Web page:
Yellow car


Everyone, at some point in his or her life, has played some sort of game in the car. Punch buggy, I spy, 20 questions… Games designed to make journeys pass more quickly, to keep kids rapt in activity while their parents navigate, to foster healthy competition. Me, though? I have spent most of my miles playing a game you’ve never heard of—gulir bilir (GOOL-er bee-LER).

Gulir bilir means “yellow car” in Faroese, a language most people do not know exists that originates from a set of islands some world maps do not bother to include. The Faroe Islands lie northwest of Scotland and halfway between Norway and Iceland in the Atlantic Ocean and have for nearly 65 years been self-governing under the Kingdom of Denmark.

The archipelago is composed of 18 islands with a population of about 48,000 people. The islands are green and steep and rocky and beautiful. The houses that occupy them are quaint and colorful with lush grass growing atop the roofs. No description can do the lands justice. If you would like to fly to the Faroe Islands and see for yourself, you may only do so via Reykjavík or Copenhagen, and you will need to cast aside your fears of teeny tiny planes that land between two cliffs– unless the weather is bad, in which case the teeny tiny plane can’t land at all.

The Faroes, a breed of sheep from which the islands derive their name, outnumber the people 2 to 1. To put it more simply, there are more sheep than people. I cannot speak for the sheep, but in my experience the people are kind, quiet and humble.

Janita, my stepmother, is Faroese, which is how I came to have a personal connection to the Faroe Islands. She and my dad met nearly 20 years ago when she held an internship at the seafood distribution company he now owns. Being the tender age of five, I unknowingly revealed their relationship to my dad’s boss by announcing that she had left her shoes in his closet. It worked out in the end, so we can laugh about it now.

In the summer of 2010, Janita’s brother, Dan, and his then-girlfriend now-fiancé, Vár, came to stay with us for several weeks. Since it was Vár’s first time visiting America, we went on a lot of excursions to make sure that she had a well-rounded experience. For the Faroese, everyday American tasks like going to the grocery store, with its seemingly never-ending selection, can be an experience in and of themselves. Seeing squirrels, which are not native to the Faroe Islands, is a treat and worth some iPhone footage. But that’s beside the point. To give her that well-rounded experience, we spent a lot of time in the car driving from one place to another. Six Flags. New Hampshire. Maine. Boston.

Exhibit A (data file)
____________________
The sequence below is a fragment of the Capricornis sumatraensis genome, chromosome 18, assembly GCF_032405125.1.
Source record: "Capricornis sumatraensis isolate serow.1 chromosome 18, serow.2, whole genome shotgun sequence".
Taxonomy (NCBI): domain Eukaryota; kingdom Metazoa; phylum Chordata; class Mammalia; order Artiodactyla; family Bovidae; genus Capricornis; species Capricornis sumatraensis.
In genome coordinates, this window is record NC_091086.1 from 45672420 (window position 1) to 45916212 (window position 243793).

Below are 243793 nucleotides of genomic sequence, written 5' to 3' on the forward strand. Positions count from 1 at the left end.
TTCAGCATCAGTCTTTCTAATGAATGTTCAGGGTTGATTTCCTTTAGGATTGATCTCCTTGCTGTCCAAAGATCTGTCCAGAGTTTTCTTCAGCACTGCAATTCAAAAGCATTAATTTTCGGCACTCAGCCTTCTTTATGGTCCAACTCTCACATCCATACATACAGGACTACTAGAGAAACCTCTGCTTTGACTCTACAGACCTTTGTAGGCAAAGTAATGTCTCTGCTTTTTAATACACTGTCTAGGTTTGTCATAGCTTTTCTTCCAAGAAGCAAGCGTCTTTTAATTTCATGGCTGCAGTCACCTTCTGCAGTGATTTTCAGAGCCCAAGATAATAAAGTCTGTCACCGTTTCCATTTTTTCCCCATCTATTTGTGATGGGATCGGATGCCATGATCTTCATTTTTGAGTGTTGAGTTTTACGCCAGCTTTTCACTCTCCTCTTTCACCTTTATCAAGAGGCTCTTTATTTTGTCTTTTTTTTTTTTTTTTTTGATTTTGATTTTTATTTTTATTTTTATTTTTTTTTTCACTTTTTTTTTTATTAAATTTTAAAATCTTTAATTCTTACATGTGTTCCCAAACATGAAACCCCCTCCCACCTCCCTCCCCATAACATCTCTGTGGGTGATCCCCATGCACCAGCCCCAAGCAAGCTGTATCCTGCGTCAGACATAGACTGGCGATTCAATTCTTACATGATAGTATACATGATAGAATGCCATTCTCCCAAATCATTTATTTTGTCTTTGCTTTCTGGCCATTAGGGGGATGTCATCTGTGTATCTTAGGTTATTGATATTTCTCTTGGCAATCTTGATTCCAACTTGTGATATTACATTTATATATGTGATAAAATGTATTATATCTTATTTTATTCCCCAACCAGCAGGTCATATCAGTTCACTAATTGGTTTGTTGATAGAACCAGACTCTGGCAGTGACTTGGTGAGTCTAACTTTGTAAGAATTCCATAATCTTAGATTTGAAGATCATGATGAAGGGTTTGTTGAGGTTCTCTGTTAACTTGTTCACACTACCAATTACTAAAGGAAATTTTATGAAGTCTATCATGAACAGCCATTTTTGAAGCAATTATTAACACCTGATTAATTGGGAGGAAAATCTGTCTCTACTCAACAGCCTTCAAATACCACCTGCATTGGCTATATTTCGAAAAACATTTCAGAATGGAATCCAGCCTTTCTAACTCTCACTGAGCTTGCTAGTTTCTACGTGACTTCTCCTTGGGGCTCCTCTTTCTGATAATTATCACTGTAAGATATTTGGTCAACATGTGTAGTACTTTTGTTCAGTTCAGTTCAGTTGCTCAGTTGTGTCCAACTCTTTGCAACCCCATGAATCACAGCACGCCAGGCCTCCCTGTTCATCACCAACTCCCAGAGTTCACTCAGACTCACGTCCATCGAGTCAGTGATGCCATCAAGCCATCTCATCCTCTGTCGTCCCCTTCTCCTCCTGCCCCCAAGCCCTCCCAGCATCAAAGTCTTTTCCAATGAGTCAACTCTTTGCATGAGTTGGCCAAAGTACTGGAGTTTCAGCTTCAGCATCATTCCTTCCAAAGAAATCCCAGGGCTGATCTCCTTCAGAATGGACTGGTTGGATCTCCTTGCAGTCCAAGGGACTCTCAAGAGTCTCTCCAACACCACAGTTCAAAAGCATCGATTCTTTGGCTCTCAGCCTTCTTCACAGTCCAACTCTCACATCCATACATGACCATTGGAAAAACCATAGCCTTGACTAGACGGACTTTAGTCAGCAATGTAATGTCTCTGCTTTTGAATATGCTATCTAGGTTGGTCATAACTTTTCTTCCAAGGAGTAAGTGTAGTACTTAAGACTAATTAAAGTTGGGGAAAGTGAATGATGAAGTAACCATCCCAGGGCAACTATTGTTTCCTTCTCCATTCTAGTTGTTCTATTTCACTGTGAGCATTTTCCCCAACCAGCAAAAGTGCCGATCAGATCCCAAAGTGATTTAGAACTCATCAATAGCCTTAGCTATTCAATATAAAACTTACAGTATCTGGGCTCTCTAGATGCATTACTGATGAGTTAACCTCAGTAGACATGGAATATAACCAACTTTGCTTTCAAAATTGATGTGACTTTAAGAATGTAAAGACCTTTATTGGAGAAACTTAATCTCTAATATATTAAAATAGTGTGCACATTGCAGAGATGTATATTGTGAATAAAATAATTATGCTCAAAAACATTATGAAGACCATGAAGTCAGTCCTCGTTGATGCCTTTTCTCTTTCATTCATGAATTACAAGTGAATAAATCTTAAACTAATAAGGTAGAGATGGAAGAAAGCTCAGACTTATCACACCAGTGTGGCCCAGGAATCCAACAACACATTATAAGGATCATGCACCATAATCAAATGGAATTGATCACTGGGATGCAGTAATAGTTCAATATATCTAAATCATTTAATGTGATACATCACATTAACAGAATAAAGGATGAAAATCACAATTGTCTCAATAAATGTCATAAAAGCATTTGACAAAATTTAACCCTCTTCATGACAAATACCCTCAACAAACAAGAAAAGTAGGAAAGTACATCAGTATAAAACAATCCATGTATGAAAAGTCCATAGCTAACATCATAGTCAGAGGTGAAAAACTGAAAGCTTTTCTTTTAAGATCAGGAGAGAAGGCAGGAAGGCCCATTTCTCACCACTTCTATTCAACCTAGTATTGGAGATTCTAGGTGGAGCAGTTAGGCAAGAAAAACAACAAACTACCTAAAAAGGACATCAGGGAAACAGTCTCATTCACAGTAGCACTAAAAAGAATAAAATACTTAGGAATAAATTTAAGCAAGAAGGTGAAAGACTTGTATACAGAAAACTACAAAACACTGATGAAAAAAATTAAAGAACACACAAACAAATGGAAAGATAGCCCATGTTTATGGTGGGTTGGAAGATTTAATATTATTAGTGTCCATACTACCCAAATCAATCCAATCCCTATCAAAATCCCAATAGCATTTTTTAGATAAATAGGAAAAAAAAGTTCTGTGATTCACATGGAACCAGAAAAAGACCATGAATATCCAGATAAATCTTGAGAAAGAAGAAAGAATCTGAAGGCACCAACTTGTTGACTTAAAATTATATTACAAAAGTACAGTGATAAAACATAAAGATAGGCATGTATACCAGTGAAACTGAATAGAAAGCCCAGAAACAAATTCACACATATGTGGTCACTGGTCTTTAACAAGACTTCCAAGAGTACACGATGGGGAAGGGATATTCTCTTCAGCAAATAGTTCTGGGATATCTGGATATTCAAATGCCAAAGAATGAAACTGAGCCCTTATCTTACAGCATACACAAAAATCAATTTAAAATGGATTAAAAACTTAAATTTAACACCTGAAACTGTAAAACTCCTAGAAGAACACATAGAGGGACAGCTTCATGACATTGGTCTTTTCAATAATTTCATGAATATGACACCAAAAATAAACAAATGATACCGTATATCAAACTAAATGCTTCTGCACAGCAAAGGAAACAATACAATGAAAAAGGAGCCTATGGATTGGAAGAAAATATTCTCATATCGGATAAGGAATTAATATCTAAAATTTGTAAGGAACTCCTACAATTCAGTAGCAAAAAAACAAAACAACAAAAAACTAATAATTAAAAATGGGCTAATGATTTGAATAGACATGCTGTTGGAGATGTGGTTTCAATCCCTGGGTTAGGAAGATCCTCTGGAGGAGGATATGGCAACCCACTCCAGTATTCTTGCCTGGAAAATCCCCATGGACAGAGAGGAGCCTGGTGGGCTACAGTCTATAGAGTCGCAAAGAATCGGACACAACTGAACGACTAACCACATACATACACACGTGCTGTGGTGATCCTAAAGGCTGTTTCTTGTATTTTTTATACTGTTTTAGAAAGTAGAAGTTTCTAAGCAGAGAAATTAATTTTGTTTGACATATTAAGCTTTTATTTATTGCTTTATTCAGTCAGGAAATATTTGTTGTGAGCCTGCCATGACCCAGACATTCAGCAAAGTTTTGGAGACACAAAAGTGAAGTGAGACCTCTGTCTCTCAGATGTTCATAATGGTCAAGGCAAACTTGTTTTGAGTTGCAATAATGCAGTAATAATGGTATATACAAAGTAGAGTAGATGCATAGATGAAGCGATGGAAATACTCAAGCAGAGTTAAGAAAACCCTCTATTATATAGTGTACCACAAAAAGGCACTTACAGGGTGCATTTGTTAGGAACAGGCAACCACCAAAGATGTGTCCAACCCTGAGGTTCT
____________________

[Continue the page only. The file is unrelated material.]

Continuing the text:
It’s a well-known fact that siblings tend to argue with each other when they are crammed into the backseat of a car, and my brothers, who at the time were 12, 11 and 6 years old, are no exception to the rule. Perhaps my favorite backseat argument tale to tell is the time my middle brother, Frankie, got so angry at my oldest brother, Andreas, that he would not even allow him to look at him. “Don’t! Look! At! Me!” he screamed.

No one particularly enjoys listening to siblings argue, so Dan and Vár started playing a game I had not previously heard of— yellow car—to help make the rides more pleasant.

The rules of yellow car are alarmingly simple. If you see a yellow car, you say “yellow car” and you get a point for doing so. A tally is kept and at the end of the car ride a winner is declared. There is no reward, but there is glory. Lots of glory. You’d be surprised to know how many yellow cars are on the road. You’d also be surprised to know how many yellow cars are not on the road. Try playing. You will see exactly what I mean. I cannot recall a car trip during which we did not play, much like I cannot recall who reigned as ultimate champion. I can only recall the happy warmth I associate with the game.

I moved to college at the end of that summer. It was the last breath of my childhood, filled with final precious moments, before college began and separated what was from what is. I left my family behind, brothers all lined up in the backseat, where they will eternally remain in my mind’s eye, and moved to a different state. And Dan and Vár flew home, but yellow car stayed.

No matter where I am, I play the game. I have taught it to many close friends, who pass it on to their own. I have played it across many a state border. I have won and I have lost. My boyfriend– who is now my most frequent car companion–and I have even expanded upon the rules. Now, you receive 10 points if you are lucky enough to spot a yellow Volkswagen Beetle, because it combines the yellow car with the punch buggy game.

Whatever is happening, whomever I am with, when a yellow car whizzes by me, glowing like a shooting star, I am reminded. Reminded of my family, of my home. Reminded of how time alters people and places but memories are eternal. Reminded to smile.

Image credit:  Alvimann

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